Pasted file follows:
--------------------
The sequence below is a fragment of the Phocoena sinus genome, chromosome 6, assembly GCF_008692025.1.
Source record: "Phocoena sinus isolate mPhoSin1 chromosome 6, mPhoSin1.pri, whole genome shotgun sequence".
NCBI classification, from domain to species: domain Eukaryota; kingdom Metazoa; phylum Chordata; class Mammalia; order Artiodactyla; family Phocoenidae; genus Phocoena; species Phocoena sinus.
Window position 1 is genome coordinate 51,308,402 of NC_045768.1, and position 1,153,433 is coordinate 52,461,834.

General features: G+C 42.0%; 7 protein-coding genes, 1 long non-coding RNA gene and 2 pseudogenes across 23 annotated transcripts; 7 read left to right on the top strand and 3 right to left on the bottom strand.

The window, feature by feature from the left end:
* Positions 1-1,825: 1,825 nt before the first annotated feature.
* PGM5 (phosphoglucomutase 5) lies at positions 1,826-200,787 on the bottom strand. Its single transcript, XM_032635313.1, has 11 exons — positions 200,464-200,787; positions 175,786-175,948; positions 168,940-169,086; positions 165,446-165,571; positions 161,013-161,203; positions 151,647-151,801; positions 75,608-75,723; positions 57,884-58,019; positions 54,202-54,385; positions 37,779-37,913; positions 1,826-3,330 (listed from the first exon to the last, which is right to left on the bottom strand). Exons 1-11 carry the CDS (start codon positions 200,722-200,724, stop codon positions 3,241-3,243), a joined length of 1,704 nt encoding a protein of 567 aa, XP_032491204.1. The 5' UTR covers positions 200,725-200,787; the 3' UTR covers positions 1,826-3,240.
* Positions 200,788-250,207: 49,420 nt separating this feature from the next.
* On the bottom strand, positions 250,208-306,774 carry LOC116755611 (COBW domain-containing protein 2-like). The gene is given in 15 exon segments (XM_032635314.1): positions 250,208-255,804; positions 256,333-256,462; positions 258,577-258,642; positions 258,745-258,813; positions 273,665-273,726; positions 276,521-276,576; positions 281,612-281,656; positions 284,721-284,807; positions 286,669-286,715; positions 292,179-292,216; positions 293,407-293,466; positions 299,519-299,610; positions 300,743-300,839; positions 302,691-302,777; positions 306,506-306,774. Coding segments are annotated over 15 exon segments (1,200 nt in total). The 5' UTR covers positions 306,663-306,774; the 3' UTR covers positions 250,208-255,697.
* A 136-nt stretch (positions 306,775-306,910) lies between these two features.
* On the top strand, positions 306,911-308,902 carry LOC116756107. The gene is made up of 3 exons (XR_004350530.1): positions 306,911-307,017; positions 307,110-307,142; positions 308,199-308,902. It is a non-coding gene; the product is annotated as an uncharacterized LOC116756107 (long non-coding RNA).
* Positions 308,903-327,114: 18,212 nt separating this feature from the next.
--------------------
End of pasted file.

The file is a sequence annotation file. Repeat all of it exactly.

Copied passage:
The sequence below is a fragment of the Phocoena sinus genome, chromosome 6, assembly GCF_008692025.1.
Source record: "Phocoena sinus isolate mPhoSin1 chromosome 6, mPhoSin1.pri, whole genome shotgun sequence".
NCBI classification, from domain to species: domain Eukaryota; kingdom Metazoa; phylum Chordata; class Mammalia; order Artiodactyla; family Phocoenidae; genus Phocoena; species Phocoena sinus.
Window position 1 is genome coordinate 51,308,402 of NC_045768.1, and position 1,153,433 is coordinate 52,461,834.

General features: G+C 42.0%; 7 protein-coding genes, 1 long non-coding RNA gene and 2 pseudogenes across 23 annotated transcripts; 7 read left to right on the top strand and 3 right to left on the bottom strand.

The window, feature by feature from the left end:
* Positions 1-1,825: 1,825 nt before the first annotated feature.
* PGM5 (phosphoglucomutase 5) lies at positions 1,826-200,787 on the bottom strand. Its single transcript, XM_032635313.1, has 11 exons — positions 200,464-200,787; positions 175,786-175,948; positions 168,940-169,086; positions 165,446-165,571; positions 161,013-161,203; positions 151,647-151,801; positions 75,608-75,723; positions 57,884-58,019; positions 54,202-54,385; positions 37,779-37,913; positions 1,826-3,330 (listed from the first exon to the last, which is right to left on the bottom strand). Exons 1-11 carry the CDS (start codon positions 200,722-200,724, stop codon positions 3,241-3,243), a joined length of 1,704 nt encoding a protein of 567 aa, XP_032491204.1. The 5' UTR covers positions 200,725-200,787; the 3' UTR covers positions 1,826-3,240.
* Positions 200,788-250,207: 49,420 nt separating this feature from the next.
* On the bottom strand, positions 250,208-306,774 carry LOC116755611 (COBW domain-containing protein 2-like). The gene is given in 15 exon segments (XM_032635314.1): positions 250,208-255,804; positions 256,333-256,462; positions 258,577-258,642; positions 258,745-258,813; positions 273,665-273,726; positions 276,521-276,576; positions 281,612-281,656; positions 284,721-284,807; positions 286,669-286,715; positions 292,179-292,216; positions 293,407-293,466; positions 299,519-299,610; positions 300,743-300,839; positions 302,691-302,777; positions 306,506-306,774. Coding segments are annotated over 15 exon segments (1,200 nt in total). The 5' UTR covers positions 306,663-306,774; the 3' UTR covers positions 250,208-255,697.
* A 136-nt stretch (positions 306,775-306,910) lies between these two features.
* On the top strand, positions 306,911-308,902 carry LOC116756107. The gene is made up of 3 exons (XR_004350530.1): positions 306,911-307,017; positions 307,110-307,142; positions 308,199-308,902. It is a non-coding gene; the product is annotated as an uncharacterized LOC116756107 (long non-coding RNA).
* Positions 308,903-327,114: 18,212 nt separating this feature from the next.